Is this a thing? I have heard of never washing tea mugs, but never cleaning your coffee maker?

Thufir
May 19, 2004

"The fucking Mayans were right."

Tig Ol Bitties posted:

I work in a kitchen supply store. We sell Chemex, Aeropress, various french presses, mokapots, and Capresso automatic drips that seem to always break. Last night, I had a man ask for a unique coffee maker. I offered him the Aeropress, and told him one of the cons was the clean up. He scolded me and told me that "One should never clean any coffee maker! It builds a patina! Never tell your customers to clean theirs again!"

Is this a thing? I have heard of never washing tea mugs, but never cleaning your coffee maker?

I've heard that about moka pots.

AriTheDog
Jul 29, 2003
Famously tasty.

Tig Ol Bitties posted:

I work in a kitchen supply store. We sell Chemex, Aeropress, various french presses, mokapots, and Capresso automatic drips that seem to always break. Last night, I had a man ask for a unique coffee maker. I offered him the Aeropress, and told him one of the cons was the clean up. He scolded me and told me that "One should never clean any coffee maker! It builds a patina! Never tell your customers to clean theirs again!"

Is this a thing? I have heard of never washing tea mugs, but never cleaning your coffee maker?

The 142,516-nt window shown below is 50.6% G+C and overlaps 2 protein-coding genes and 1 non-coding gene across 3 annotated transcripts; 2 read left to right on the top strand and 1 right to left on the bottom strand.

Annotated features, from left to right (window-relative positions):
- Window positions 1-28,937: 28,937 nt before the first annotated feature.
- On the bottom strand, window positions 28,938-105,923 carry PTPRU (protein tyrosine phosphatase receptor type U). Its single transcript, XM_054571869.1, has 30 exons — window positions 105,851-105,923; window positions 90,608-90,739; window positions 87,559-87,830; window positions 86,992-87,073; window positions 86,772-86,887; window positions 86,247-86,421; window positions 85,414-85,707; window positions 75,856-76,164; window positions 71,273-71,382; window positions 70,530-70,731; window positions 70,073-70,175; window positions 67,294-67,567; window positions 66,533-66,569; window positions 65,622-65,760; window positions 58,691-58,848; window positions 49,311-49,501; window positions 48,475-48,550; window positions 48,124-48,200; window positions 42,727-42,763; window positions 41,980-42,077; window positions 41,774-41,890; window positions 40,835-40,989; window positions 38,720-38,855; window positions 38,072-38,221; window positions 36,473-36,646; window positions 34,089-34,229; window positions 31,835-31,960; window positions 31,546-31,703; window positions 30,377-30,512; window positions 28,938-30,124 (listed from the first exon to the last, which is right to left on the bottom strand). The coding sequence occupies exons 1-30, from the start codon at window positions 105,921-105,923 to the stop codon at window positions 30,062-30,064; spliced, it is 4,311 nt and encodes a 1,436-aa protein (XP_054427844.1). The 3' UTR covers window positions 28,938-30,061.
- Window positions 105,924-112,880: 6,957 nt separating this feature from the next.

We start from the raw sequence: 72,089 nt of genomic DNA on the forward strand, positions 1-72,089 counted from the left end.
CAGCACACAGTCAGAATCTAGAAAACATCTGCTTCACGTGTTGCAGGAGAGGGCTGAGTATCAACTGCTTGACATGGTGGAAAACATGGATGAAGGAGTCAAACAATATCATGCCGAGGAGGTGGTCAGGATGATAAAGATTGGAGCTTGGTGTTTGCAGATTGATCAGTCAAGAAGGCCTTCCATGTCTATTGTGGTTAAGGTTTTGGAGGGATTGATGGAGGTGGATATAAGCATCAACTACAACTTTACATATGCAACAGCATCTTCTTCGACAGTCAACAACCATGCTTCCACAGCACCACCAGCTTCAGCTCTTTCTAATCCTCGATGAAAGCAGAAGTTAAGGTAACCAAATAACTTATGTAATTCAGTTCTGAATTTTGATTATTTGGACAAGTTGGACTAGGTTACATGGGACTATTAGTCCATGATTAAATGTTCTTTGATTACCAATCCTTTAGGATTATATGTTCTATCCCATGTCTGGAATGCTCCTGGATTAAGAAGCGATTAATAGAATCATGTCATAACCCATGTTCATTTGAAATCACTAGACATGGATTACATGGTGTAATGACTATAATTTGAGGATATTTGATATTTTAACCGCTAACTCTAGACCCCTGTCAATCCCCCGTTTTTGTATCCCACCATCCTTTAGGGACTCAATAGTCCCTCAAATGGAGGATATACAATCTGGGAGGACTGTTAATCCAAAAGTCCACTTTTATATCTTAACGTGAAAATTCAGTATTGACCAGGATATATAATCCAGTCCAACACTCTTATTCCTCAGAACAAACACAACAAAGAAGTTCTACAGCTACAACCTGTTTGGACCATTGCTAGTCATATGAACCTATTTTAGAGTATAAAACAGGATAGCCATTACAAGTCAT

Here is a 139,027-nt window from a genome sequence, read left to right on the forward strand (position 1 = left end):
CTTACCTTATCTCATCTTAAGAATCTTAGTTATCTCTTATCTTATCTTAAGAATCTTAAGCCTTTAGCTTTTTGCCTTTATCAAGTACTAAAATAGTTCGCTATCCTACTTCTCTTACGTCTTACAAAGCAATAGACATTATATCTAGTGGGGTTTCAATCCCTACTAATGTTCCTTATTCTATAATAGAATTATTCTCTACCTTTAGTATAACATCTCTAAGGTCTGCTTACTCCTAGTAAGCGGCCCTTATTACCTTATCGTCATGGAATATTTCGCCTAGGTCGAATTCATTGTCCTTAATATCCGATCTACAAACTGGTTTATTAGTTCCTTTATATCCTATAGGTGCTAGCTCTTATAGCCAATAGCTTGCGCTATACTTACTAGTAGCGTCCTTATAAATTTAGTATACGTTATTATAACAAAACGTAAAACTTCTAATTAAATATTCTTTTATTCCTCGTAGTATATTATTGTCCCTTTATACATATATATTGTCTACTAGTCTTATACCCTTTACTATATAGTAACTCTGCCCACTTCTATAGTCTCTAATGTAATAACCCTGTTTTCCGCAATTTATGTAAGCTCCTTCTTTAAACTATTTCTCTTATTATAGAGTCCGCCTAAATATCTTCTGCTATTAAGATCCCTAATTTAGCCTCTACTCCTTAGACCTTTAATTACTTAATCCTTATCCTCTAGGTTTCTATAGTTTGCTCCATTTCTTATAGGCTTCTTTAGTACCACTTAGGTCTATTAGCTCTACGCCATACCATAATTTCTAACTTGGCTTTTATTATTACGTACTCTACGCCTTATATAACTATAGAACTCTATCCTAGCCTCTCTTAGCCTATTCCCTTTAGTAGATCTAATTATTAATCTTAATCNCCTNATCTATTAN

It builds a foul tasting patina, he's correct.

El Disco
Sep 13, 2005


Tig Ol Bitties posted:

I work in a kitchen supply store. We sell Chemex, Aeropress, various french presses, mokapots, and Capresso automatic drips that seem to always break. Last night, I had a man ask for a unique coffee maker. I offered him the Aeropress, and told him one of the cons was the clean up. He scolded me and told me that "One should never clean any coffee maker! It builds a patina! Never tell your customers to clean theirs again!"

Is this a thing? I have heard of never washing tea mugs, but never cleaning your coffee maker?

Are you saying that an Aeropress is hard to clean? I find it to be much easier than cleaning a french press, and just as easy as cleaning a Clever coffee dripper. Though he is crazy about wanting a patina on it.

Hey, does anyone have a recommendation for a good hot water kettle that lets you control the temperature? I'm looking at this Cuisinart model and was wondering if anyone had a better idea. I'd like to keep it at or below $100.

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Grandmaster.flv
Jun 24, 2011

by zen death robot


Do any of you brew and then make your own iced coffee? Any tips aside from 'just add water and chill'?